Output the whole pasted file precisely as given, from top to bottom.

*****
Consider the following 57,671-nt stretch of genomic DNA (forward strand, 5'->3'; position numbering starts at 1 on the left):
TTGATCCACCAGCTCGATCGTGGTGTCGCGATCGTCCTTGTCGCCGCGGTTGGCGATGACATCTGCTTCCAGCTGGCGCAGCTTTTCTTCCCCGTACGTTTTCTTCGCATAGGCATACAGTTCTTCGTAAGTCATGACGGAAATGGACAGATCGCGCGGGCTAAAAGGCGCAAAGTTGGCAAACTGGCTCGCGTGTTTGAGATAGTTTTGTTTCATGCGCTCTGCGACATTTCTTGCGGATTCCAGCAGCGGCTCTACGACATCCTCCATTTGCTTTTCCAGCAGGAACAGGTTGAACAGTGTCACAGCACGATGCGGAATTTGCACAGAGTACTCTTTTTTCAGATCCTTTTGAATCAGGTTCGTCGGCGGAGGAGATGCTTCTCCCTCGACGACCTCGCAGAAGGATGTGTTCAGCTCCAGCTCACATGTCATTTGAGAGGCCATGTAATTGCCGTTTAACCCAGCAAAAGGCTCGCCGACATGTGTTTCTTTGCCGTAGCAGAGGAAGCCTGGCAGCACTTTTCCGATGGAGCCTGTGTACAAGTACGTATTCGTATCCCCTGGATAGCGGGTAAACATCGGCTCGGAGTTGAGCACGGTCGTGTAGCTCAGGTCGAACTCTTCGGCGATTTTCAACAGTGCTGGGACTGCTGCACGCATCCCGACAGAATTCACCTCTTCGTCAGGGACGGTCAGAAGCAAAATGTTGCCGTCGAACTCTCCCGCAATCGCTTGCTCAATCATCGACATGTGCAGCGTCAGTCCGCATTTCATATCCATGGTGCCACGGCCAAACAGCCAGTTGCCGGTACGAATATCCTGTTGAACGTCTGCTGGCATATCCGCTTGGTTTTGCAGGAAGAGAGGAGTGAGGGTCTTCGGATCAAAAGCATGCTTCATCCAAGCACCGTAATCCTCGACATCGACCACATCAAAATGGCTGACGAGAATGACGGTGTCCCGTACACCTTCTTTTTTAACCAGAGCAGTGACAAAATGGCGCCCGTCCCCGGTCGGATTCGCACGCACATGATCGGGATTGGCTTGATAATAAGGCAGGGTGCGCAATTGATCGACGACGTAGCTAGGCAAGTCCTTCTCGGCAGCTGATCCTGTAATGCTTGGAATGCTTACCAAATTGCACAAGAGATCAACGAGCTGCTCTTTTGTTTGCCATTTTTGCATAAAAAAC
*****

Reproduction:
Consider the following 57,671-nt stretch of genomic DNA (forward strand, 5'->3'; position numbering starts at 1 on the left):
TTGATCCACCAGCTCGATCGTGGTGTCGCGATCGTCCTTGTCGCCGCGGTTGGCGATGACATCTGCTTCCAGCTGGCGCAGCTTTTCTTCCCCGTACGTTTTCTTCGCATAGGCATACAGTTCTTCGTAAGTCATGACGGAAATGGACAGATCGCGCGGGCTAAAAGGCGCAAAGTTGGCAAACTGGCTCGCGTGTTTGAGATAGTTTTGTTTCATGCGCTCTGCGACATTTCTTGCGGATTCCAGCAGCGGCTCTACGACATCCTCCATTTGCTTTTCCAGCAGGAACAGGTTGAACAGTGTCACAGCACGATGCGGAATTTGCACAGAGTACTCTTTTTTCAGATCCTTTTGAATCAGGTTCGTCGGCGGAGGAGATGCTTCTCCCTCGACGACCTCGCAGAAGGATGTGTTCAGCTCCAGCTCACATGTCATTTGAGAGGCCATGTAATTGCCGTTTAACCCAGCAAAAGGCTCGCCGACATGTGTTTCTTTGCCGTAGCAGAGGAAGCCTGGCAGCACTTTTCCGATGGAGCCTGTGTACAAGTACGTATTCGTATCCCCTGGATAGCGGGTAAACATCGGCTCGGAGTTGAGCACGGTCGTGTAGCTCAGGTCGAACTCTTCGGCGATTTTCAACAGTGCTGGGACTGCTGCACGCATCCCGACAGAATTCACCTCTTCGTCAGGGACGGTCAGAAGCAAAATGTTGCCGTCGAACTCTCCCGCAATCGCTTGCTCAATCATCGACATGTGCAGCGTCAGTCCGCATTTCATATCCATGGTGCCACGGCCAAACAGCCAGTTGCCGGTACGAATATCCTGTTGAACGTCTGCTGGCATATCCGCTTGGTTTTGCAGGAAGAGAGGAGTGAGGGTCTTCGGATCAAAAGCATGCTTCATCCAAGCACCGTAATCCTCGACATCGACCACATCAAAATGGCTGACGAGAATGACGGTGTCCCGTACACCTTCTTTTTTAACCAGAGCAGTGACAAAATGGCGCCCGTCCCCGGTCGGATTCGCACGCACATGATCGGGATTGGCTTGATAATAAGGCAGGGTGCGCAATTGATCGACGACGTAGCTAGGCAAGTCCTTCTCGGCAGCTGATCCTGTAATGCTTGGAATGCTTACCAAATTGCACAAGAGATCAACGAGCTGCTCTTTTGTTTGCCATTTTTGCATAAAAAAC